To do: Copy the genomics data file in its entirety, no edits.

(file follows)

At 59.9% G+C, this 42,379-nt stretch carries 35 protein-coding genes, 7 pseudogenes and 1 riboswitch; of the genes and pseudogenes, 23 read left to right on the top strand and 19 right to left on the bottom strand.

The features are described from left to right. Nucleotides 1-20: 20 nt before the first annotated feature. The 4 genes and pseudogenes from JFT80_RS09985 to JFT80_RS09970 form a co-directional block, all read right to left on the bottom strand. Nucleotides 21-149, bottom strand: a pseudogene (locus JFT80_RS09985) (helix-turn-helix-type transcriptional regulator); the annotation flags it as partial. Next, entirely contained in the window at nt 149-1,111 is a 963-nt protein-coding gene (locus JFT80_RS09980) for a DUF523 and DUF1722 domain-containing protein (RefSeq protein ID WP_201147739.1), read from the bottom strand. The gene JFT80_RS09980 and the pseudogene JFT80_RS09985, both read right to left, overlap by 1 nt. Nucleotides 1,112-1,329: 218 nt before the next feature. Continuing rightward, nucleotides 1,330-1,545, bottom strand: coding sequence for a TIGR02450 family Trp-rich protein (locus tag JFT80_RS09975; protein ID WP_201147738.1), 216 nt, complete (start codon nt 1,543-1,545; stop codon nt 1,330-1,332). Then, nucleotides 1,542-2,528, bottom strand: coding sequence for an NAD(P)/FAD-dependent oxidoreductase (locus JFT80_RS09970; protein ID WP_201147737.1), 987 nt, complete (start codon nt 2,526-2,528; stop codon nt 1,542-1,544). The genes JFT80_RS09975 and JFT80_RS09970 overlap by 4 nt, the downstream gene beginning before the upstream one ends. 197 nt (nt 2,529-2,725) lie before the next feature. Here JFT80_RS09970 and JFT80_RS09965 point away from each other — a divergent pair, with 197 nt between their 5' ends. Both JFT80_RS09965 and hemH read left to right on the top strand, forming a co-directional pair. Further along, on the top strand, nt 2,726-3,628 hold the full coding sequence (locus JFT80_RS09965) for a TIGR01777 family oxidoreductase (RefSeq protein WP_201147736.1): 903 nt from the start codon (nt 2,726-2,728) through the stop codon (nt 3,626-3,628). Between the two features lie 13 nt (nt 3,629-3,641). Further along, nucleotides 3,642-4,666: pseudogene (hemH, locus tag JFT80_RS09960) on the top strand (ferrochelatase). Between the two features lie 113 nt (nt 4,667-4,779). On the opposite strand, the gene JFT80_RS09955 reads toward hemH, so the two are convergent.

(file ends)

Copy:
At 59.9% G+C, this 42,379-nt stretch carries 35 protein-coding genes, 7 pseudogenes and 1 riboswitch; of the genes and pseudogenes, 23 read left to right on the top strand and 19 right to left on the bottom strand.

The features are described from left to right. Nucleotides 1-20: 20 nt before the first annotated feature. The 4 genes and pseudogenes from JFT80_RS09985 to JFT80_RS09970 form a co-directional block, all read right to left on the bottom strand. Nucleotides 21-149, bottom strand: a pseudogene (locus JFT80_RS09985) (helix-turn-helix-type transcriptional regulator); the annotation flags it as partial. Next, entirely contained in the window at nt 149-1,111 is a 963-nt protein-coding gene (locus JFT80_RS09980) for a DUF523 and DUF1722 domain-containing protein (RefSeq protein ID WP_201147739.1), read from the bottom strand. The gene JFT80_RS09980 and the pseudogene JFT80_RS09985, both read right to left, overlap by 1 nt. Nucleotides 1,112-1,329: 218 nt before the next feature. Continuing rightward, nucleotides 1,330-1,545, bottom strand: coding sequence for a TIGR02450 family Trp-rich protein (locus tag JFT80_RS09975; protein ID WP_201147738.1), 216 nt, complete (start codon nt 1,543-1,545; stop codon nt 1,330-1,332). Then, nucleotides 1,542-2,528, bottom strand: coding sequence for an NAD(P)/FAD-dependent oxidoreductase (locus JFT80_RS09970; protein ID WP_201147737.1), 987 nt, complete (start codon nt 2,526-2,528; stop codon nt 1,542-1,544). The genes JFT80_RS09975 and JFT80_RS09970 overlap by 4 nt, the downstream gene beginning before the upstream one ends. 197 nt (nt 2,529-2,725) lie before the next feature. Here JFT80_RS09970 and JFT80_RS09965 point away from each other — a divergent pair, with 197 nt between their 5' ends. Both JFT80_RS09965 and hemH read left to right on the top strand, forming a co-directional pair. Further along, on the top strand, nt 2,726-3,628 hold the full coding sequence (locus JFT80_RS09965) for a TIGR01777 family oxidoreductase (RefSeq protein WP_201147736.1): 903 nt from the start codon (nt 2,726-2,728) through the stop codon (nt 3,626-3,628). Between the two features lie 13 nt (nt 3,629-3,641). Further along, nucleotides 3,642-4,666: pseudogene (hemH, locus tag JFT80_RS09960) on the top strand (ferrochelatase). Between the two features lie 113 nt (nt 4,667-4,779). On the opposite strand, the gene JFT80_RS09955 reads toward hemH, so the two are convergent.